During the past few years of the construction market downturn, public-sector owners have largely been the most active in terms of moving forward on major projects. However, over the last couple of years, privately funded industrial construction has been one of the region's more notable markets.

While the term "industrial" encompasses power and energy projects--themselves a significant component of the current construction market--what I'm thinking of are the contracts powered by private-sector manufacturers and technology firms.

North Carolina, in particular, has seen a significant slew of international companies investing in new industrial facilities. Facebook and Apple chose the state for new data centers, while construction equipment giant Caterpillar is also building new facilities and expanding existing ones.

South Carolina--home of Boeing's new 787 Dreamliner Final Assembly building--is also seeing some of these kinds of projects move forward. In Florence, S.C., for instance, M.B. Kahn Construction is building a battery recycling plant for Johnson Controls. And in Laurens County, Walbridge Southeast is constructing a manufacturing facility for ZF Transmissions.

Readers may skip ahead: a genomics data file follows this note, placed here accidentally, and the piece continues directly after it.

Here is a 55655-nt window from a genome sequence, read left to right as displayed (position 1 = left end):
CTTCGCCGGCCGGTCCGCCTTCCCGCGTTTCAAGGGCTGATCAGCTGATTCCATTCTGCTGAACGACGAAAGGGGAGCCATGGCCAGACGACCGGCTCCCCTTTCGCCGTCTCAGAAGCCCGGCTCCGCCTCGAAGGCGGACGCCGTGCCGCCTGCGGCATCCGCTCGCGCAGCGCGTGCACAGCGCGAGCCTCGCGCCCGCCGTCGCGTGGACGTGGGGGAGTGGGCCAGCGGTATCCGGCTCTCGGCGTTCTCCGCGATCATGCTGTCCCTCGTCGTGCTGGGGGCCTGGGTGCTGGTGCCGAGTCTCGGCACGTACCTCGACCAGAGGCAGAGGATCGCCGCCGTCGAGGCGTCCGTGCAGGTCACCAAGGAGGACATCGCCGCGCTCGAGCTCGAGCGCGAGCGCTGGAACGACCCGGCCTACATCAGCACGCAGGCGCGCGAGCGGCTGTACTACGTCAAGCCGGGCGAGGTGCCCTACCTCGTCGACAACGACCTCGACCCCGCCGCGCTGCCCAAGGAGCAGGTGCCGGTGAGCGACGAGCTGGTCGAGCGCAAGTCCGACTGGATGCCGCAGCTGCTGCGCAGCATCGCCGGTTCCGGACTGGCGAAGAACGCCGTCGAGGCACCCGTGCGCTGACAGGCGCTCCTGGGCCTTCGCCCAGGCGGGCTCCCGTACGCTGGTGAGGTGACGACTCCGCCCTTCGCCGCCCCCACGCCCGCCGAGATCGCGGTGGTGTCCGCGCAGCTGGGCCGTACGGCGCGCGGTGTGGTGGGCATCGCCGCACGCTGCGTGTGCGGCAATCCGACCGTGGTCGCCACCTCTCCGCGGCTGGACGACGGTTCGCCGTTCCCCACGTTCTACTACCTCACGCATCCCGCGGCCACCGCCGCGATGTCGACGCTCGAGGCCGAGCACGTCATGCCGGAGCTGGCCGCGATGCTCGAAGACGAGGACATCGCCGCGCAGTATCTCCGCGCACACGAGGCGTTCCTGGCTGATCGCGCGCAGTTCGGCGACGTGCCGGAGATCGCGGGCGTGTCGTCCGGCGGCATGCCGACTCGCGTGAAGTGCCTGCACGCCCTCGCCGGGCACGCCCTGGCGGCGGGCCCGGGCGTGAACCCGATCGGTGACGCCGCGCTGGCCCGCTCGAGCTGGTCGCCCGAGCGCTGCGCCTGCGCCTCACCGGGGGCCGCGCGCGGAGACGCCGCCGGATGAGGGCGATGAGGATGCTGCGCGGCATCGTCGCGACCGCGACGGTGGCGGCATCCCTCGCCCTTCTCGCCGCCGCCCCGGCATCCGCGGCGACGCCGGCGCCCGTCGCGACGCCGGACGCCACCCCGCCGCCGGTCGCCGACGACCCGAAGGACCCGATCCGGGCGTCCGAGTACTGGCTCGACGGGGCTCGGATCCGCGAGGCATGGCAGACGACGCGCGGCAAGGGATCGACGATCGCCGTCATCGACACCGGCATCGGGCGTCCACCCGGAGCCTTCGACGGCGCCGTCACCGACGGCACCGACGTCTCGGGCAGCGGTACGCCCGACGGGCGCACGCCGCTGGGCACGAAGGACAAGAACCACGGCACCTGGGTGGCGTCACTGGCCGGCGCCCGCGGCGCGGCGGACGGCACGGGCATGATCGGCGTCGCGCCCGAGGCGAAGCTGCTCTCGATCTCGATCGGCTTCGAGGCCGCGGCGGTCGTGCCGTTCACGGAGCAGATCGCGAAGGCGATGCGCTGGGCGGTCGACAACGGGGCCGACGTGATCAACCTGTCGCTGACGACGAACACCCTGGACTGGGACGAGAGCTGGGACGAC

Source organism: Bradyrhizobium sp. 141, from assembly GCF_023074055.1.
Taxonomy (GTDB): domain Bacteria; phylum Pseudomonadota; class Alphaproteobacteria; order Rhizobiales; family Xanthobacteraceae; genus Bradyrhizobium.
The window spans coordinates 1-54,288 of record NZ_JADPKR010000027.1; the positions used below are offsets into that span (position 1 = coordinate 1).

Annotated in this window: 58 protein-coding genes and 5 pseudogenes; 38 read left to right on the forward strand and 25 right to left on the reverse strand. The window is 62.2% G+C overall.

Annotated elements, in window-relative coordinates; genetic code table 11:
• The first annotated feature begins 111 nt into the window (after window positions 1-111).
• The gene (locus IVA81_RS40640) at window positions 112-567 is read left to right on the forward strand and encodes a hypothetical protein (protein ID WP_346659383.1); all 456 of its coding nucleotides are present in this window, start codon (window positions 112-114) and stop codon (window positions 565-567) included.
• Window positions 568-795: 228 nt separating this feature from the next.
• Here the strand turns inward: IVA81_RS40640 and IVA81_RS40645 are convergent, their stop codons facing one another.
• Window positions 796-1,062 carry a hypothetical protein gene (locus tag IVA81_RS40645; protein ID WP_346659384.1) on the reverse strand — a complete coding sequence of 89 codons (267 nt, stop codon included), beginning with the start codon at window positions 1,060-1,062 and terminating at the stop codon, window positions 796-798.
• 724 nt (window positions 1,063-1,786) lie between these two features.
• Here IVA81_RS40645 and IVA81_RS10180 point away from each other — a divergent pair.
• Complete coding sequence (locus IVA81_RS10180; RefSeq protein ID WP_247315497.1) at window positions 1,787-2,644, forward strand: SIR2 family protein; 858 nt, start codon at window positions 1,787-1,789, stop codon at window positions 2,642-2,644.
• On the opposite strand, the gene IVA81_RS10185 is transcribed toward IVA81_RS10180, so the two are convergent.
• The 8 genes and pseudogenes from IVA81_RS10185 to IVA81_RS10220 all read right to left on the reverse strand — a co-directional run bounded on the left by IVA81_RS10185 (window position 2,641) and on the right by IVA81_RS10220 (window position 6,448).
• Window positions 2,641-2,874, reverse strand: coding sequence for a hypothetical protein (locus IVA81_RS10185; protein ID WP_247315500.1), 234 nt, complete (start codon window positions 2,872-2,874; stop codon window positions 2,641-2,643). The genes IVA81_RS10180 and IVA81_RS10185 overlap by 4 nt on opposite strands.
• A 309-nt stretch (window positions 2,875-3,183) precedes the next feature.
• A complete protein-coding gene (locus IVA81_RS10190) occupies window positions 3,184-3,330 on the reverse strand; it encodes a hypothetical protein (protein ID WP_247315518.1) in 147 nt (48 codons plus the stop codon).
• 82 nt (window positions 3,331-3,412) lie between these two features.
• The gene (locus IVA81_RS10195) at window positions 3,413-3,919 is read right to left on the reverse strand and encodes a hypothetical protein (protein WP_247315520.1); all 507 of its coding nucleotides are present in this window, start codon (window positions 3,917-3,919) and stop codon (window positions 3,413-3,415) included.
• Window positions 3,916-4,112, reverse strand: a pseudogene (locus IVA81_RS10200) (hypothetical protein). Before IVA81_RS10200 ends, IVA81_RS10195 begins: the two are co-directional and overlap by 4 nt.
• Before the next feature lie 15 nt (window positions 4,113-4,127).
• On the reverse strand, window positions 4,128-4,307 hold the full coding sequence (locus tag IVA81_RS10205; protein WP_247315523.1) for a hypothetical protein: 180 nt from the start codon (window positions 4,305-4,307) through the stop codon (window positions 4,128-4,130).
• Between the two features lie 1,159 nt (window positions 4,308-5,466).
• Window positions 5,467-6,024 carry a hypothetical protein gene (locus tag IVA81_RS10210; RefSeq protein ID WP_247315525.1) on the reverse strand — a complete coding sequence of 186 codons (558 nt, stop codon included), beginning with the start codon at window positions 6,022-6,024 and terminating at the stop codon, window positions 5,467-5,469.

Of course, the construction of new industrial plants means new manufacturing sector jobs, which, according to a February report, grew by about 50,000 in January--or nearly one-fifth of all job growth during the month. In a related note, President Obama seized upon the positive manufacturing job growth while at a Master Lock plant in Wisconsin recently, where he was citing the company's accelerated employment as an example of "insourcing."

Whether "insourcing" is a real trend and whether it will continue remains to be seen. On the other hand, the construction of data centers--an example of the term "mission critical facilities"--appears to be a trend that will be here for awhile, according to a February 2012 report by Minneapolis-based Mortenson Construction entitled "Mission Critical Industry and Construction Trends." (Readers can download the report here.)

According to a statement announcing the report: "The expansion of mission critical facilities shows no signs of slowing and is being fueled by greater digitization of information and growth in cloud-based services and new devices." In addition to the tech firms driving some of the higher-profile data center projects, the Mortenson report indicates that health-care companies also are in need of such facilities.

So, what do you think? Do you expect to see more industrial projects come to life in the Southeast during 2012 and beyond? Is your firm chasing or even building some of these facilities? Let us hear your thoughts.